The Off-Payroll new legislation goes marching on…
There continues to be plenty of speculation about whether there will be an 11th hour reprieve from this ridiculous tax.
We have a new Government, now a new Chancellor but it must be extreme wishful thinking that there will be a change in thinking at the Treasury, which continues to be the driving force behind this. Bless them!!
Last week in Parliament, the Right Honourable Jesse Norman MP, Financial Secretary to the Treasury, in response to an MP’s question regarding concern over blanket determinations being made by end client companies answered “we’re not aware of blanket determinations being made although it must be said that many firms are acknowledging disguised employees and bringing contractors in-house”.
Incredible that in his exalted position, no one has made him aware of the hundreds of end client companies who have told contractors, without any discussion, that they will not work with them in their limited companies after April.
These are blanket bans NOT as he says. It’s not contractors that are disguised employees, but his words that are disguised excuses for the abuse of the law for the benefit of the Treasury.
But as angry as we may be, we need to be practical. The legislation looks to come in from April.
However, there are end client companies that are doing fair IR35 reviews and often finding that contractors are outside IR35 and that the new rules will not apply.
Companies not doing fair IR35 reviews may find it hard to keep their contractor workforce, who in the immediate future may need to reluctantly accept the inside IR35 status, but no doubt will be keeping an eye on contracts elsewhere, which are listed as outside IR35. The commercial pressures may make them soften their attitudes.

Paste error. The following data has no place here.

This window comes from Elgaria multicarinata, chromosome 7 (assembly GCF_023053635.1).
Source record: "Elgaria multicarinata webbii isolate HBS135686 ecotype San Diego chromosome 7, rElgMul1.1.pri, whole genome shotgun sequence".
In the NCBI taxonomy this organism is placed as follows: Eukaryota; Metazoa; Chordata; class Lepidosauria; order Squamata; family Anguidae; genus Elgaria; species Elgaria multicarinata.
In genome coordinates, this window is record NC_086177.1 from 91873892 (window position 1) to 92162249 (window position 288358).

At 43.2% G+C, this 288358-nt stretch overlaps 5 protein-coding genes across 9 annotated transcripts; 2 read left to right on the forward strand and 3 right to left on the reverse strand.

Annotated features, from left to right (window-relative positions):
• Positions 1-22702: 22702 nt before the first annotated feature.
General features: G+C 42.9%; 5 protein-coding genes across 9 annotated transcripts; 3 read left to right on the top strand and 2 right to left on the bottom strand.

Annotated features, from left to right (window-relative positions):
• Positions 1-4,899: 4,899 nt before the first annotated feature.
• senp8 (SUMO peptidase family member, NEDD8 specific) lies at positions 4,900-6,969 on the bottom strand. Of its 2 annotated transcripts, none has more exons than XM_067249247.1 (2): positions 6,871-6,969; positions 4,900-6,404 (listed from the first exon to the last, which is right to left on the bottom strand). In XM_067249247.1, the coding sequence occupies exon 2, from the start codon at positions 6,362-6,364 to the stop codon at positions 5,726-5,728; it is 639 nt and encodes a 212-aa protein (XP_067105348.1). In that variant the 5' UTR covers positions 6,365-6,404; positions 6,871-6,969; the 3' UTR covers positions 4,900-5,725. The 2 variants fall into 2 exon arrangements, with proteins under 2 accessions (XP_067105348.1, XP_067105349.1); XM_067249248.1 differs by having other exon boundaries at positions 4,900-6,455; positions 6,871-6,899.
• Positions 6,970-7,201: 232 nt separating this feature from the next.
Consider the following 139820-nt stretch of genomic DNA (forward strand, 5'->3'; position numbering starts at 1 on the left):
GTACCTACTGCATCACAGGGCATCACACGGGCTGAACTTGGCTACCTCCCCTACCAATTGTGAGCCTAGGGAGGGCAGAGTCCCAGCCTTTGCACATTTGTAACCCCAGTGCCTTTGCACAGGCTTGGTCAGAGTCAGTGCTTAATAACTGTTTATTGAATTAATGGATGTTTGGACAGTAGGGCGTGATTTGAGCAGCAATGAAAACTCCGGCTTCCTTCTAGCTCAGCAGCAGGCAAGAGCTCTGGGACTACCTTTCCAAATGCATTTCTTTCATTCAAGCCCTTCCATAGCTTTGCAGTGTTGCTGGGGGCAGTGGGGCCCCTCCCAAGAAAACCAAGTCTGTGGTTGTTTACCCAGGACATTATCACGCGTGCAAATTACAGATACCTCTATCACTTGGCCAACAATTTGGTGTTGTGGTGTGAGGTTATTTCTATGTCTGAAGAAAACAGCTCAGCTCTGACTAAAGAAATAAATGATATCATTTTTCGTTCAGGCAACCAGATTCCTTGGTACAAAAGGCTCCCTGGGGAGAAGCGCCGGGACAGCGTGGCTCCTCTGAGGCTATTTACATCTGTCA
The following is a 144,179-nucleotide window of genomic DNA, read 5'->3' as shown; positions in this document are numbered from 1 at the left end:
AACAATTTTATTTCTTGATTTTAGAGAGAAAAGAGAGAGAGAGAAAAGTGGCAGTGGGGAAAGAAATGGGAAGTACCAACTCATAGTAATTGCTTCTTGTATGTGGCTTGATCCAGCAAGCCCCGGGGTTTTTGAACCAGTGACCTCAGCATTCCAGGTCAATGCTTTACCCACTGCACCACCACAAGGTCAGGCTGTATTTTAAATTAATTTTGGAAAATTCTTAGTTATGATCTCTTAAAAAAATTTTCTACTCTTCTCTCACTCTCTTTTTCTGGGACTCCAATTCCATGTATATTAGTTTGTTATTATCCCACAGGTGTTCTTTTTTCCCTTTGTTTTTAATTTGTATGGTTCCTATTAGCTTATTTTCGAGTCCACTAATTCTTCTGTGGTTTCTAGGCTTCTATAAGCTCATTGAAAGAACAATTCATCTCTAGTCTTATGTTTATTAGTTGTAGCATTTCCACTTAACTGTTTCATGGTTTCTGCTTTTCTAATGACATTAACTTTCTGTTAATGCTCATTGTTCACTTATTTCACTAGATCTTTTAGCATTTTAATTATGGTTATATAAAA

In addition, we may see many contractors appealing the inside IR35 determinations imposed on them without their agreement.
This appeal can be done for a few years after the event. I have found an interesting comment on the HM Revenue & Customs (HMRC) Employment Status Manual guidance (ESM10035) relating to accounting in a company for the IR35 tax, that suggests HMRC recognises and expects that there will be times that IR35 should not have been applied resulting in tax and NI refunds:
If after filing accounts the circumstances change and the engagement should not have been one to which Chapter 10 applied, and tax and NICs are refunded, the necessary corrections to the accounts and tax computations must be made to reflect the new position, as the relief would no longer be due.
My advice at this stage is:
- Do what you can in the remaining few weeks to negotiate with your end client to do a fair IR35 review.
- Use our specialist IR35 guidance at no cost to you to assist you.
- If you are deemed inside IR35, keep your limited company open both for other work that is outside IR35 and for the possibility of appealing and getting refunds of tax and NI in the future.